The small, blue-collar community in eastern Connecticut, which includes the city of Willimantic, had a nationally recognized urban elementary school and Windham schools were considered to be among the best of the state's urban districts.
But since then poverty has soared there. The number of students who don't speak English fluently has nearly doubled. Town residents have balked at education budgets and whittled them down. And alienation has worsened between town officials and the school district and between the community's urban and rural taxpayers.
Now, by many measures, Windham schools are headed in the wrong direction.
Connecticut Mastery Test scores have declined in many areas. The dropout rate is twice the state average. Only half the students are proficient in reading. And the school district has the largest academic achievement gap — the persistent disparity in academic performance between poor students and their more affluent classmates — in the state.
Teachers grumble that many students are disrespectful and roam the hallways during class. Not that many parents are involved with their children's schools. The number of special education students is unusually high.
The school system's problems became so severe last summer that then-state Education Commissioner Mark McQuillan stepped in and threatened to replace the school board, a move that has sparked resentment in this hilly town of 23,000.
Windham's problems came to a head in August when McQuillan saw the latest Connecticut Mastery Test scores, which showed that the town's 3,361 students lag far behind statewide averages. Among the trouble spots: Fifth-graders' scores had dropped, and eighth-graders' reading and writing scores had plunged. From fourth to fifth grade, academic growth in reading and math was slowing considerably and, in some cases, regressing.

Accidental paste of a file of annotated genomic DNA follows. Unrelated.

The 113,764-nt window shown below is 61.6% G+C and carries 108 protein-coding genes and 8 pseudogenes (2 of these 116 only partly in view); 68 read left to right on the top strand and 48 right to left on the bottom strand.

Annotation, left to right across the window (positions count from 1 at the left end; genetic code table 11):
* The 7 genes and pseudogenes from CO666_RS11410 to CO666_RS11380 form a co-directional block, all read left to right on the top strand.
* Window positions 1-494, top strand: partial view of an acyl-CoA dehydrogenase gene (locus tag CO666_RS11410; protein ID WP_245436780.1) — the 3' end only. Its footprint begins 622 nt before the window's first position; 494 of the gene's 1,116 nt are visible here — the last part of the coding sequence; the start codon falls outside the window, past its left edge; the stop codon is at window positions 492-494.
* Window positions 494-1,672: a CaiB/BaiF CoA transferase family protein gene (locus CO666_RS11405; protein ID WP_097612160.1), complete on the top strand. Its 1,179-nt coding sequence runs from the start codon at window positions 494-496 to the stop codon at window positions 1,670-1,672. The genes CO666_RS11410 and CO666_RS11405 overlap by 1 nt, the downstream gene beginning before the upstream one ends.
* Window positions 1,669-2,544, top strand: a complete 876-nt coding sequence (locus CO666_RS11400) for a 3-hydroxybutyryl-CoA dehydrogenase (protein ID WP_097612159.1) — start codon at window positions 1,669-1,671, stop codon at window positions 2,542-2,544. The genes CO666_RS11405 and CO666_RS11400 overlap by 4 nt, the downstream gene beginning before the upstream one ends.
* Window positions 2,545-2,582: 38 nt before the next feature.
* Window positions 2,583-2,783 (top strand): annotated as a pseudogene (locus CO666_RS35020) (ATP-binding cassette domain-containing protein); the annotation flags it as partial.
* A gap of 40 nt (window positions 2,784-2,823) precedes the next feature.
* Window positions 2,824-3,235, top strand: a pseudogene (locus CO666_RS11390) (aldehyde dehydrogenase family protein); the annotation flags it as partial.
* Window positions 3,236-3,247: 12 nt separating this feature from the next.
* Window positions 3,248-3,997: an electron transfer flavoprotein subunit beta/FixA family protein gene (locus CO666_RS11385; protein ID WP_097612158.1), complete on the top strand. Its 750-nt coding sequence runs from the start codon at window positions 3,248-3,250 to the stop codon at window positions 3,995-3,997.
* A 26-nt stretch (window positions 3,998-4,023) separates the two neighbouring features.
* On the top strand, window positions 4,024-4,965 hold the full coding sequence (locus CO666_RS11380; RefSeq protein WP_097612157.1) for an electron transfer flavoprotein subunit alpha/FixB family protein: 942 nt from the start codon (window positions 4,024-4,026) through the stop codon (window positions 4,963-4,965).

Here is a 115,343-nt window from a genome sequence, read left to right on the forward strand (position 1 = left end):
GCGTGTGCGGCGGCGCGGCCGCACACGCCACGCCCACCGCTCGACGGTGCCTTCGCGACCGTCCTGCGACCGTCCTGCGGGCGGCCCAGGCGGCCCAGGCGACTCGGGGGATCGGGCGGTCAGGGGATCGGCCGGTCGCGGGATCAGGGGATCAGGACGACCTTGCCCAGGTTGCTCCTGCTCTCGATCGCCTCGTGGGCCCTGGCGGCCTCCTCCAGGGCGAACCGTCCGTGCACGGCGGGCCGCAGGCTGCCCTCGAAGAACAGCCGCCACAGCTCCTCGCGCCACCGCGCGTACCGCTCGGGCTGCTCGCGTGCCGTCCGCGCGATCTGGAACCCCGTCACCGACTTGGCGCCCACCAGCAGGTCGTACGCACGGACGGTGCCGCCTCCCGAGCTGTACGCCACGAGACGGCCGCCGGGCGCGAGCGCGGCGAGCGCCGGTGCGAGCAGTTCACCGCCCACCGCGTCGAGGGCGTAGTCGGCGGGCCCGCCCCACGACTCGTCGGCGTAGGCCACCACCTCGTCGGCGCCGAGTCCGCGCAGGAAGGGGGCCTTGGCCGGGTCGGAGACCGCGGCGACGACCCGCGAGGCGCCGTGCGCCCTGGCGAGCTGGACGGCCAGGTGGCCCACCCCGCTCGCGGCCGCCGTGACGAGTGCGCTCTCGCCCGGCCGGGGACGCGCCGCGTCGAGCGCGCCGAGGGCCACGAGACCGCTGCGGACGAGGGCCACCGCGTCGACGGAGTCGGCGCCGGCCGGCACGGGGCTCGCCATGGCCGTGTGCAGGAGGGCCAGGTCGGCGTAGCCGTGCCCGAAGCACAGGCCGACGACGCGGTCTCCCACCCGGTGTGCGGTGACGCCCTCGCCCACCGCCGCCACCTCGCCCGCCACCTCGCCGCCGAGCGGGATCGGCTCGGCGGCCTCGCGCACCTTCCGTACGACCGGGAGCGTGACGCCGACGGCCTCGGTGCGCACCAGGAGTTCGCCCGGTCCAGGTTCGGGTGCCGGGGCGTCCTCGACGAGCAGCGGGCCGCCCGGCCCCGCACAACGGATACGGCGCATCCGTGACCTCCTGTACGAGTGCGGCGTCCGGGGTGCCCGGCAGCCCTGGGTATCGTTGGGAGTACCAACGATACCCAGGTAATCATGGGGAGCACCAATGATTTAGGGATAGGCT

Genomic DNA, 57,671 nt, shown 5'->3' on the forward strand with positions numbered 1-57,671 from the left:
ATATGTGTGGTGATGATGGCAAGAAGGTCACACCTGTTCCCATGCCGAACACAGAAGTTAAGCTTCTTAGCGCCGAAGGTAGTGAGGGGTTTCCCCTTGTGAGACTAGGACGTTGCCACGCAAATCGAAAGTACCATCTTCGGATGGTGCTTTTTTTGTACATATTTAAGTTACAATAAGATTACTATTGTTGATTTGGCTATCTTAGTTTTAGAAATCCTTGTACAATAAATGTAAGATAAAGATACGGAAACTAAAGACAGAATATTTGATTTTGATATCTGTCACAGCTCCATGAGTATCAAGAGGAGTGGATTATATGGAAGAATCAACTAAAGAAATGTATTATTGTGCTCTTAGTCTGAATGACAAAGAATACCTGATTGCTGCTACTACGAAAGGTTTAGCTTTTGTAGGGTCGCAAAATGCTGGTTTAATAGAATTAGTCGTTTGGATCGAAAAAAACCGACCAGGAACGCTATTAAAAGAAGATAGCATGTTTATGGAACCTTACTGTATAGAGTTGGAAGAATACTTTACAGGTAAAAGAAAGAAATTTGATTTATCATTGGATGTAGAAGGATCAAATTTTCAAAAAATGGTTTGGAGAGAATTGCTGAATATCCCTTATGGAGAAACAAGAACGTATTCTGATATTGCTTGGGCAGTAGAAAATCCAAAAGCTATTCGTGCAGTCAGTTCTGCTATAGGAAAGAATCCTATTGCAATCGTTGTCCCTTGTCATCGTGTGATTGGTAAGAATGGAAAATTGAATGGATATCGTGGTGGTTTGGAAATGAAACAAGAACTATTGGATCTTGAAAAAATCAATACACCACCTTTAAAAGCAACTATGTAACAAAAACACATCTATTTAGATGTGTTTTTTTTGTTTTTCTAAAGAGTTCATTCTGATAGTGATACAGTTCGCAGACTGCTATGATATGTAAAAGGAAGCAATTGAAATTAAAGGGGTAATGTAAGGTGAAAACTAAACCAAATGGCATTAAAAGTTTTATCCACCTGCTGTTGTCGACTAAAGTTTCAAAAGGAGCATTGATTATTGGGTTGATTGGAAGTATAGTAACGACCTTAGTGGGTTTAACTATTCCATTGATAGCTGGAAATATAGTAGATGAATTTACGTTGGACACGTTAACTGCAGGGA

McQuillan visited the Windham school board to discuss the "dire condition of education in Windham" and the need for strong, proven leadership. The superintendent position was vacant and McQuillan wanted the board to hire one of his associate commissioners, Marion Martinez.
But the board said the community felt more comfortable with Windham's assistant superintendent, Ana V. Ortiz, an experienced administrator who was serving as interim superintendent.
In September, McQuillan ordered a comprehensive audit of the school system and told the school board to take the Lighthouse Training Program, a leadership program for school boards that focuses in depth on student achievement.
He also threatened to replace the school board if the situation didn't improve by April. A school reform law enacted last May allows the state education commissioner to replace school board members.
This did not sit well in Windham.
"Who the hell is he to tell us what to do?" said Kenneth Folan, chairman of Windham's school board, recalling the standoff.
"Why us?" Ortiz recalled thinking. "Why is he picking on little Windham all of a sudden?"
The school board ignored McQuillan's recommended choice for superintendent and voted in December to make Ortiz the permanent superintendent. McQuillan, meanwhile, resigned for unrelated reasons, and Gov. Dannel P. Malloy has not yet named a permanent replacement.
In the meantime, the state Department of Education recently conducted seven audits of the Windham district — which has four elementary schools, including blue-ribbon winner Windham Center School; a middle school and a high school — covering everything from student achievement and governance to finances. State education consultants have begun to share the findings with school administrators, the school board and teachers. Next, the state consultants plan to work closely with the board and administrators to develop a comprehensive set of recommendations that they hope the community will embrace.
This is not the first time the state has intervened in Windham. In 2008, the state forged a partnership with the school district to raise student achievement. The state also sent coaches to work with principals in each of Windham's schools.
McQuillan said in a phone interview after the standoff that he felt an increasing urgency to pull Windham out of its tailspin after seeing the test results and the widening academic gaps. Despite working on a district improvement plan, Windham was still going in the wrong direction, he said, and demoralized staff and disenfranchised families seemed to be giving up hope.